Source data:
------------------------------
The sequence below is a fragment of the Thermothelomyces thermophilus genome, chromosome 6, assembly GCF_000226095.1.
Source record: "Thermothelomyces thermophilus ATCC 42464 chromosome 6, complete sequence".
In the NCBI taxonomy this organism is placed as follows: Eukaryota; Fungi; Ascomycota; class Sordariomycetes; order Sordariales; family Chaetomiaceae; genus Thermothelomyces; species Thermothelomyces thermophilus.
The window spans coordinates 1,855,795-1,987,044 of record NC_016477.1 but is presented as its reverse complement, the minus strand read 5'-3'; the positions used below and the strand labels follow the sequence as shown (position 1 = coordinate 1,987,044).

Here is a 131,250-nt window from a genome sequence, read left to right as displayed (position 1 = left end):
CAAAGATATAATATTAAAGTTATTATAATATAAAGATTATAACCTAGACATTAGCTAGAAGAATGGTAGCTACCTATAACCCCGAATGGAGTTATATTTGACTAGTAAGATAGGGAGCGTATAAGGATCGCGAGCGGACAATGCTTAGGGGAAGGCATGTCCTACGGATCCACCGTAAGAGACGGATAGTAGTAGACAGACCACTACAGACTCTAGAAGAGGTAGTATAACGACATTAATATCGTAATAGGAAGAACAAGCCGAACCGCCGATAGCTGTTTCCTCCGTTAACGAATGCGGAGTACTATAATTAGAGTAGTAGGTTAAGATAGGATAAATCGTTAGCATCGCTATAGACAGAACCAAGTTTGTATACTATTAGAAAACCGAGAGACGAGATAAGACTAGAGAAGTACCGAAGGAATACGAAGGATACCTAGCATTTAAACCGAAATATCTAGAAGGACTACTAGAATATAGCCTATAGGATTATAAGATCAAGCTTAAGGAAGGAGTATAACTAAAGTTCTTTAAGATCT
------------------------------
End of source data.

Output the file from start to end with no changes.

The sequence below is a fragment of the Thermothelomyces thermophilus genome, chromosome 6, assembly GCF_000226095.1.
Source record: "Thermothelomyces thermophilus ATCC 42464 chromosome 6, complete sequence".
In the NCBI taxonomy this organism is placed as follows: Eukaryota; Fungi; Ascomycota; class Sordariomycetes; order Sordariales; family Chaetomiaceae; genus Thermothelomyces; species Thermothelomyces thermophilus.
The window spans coordinates 1,855,795-1,987,044 of record NC_016477.1 but is presented as its reverse complement, the minus strand read 5'-3'; the positions used below and the strand labels follow the sequence as shown (position 1 = coordinate 1,987,044).

Here is a 131,250-nt window from a genome sequence, read left to right as displayed (position 1 = left end):
CAAAGATATAATATTAAAGTTATTATAATATAAAGATTATAACCTAGACATTAGCTAGAAGAATGGTAGCTACCTATAACCCCGAATGGAGTTATATTTGACTAGTAAGATAGGGAGCGTATAAGGATCGCGAGCGGACAATGCTTAGGGGAAGGCATGTCCTACGGATCCACCGTAAGAGACGGATAGTAGTAGACAGACCACTACAGACTCTAGAAGAGGTAGTATAACGACATTAATATCGTAATAGGAAGAACAAGCCGAACCGCCGATAGCTGTTTCCTCCGTTAACGAATGCGGAGTACTATAATTAGAGTAGTAGGTTAAGATAGGATAAATCGTTAGCATCGCTATAGACAGAACCAAGTTTGTATACTATTAGAAAACCGAGAGACGAGATAAGACTAGAGAAGTACCGAAGGAATACGAAGGATACCTAGCATTTAAACCGAAATATCTAGAAGGACTACTAGAATATAGCCTATAGGATTATAAGATCAAGCTTAAGGAAGGAGTATAACTAAAGTTCTTTAAGATCT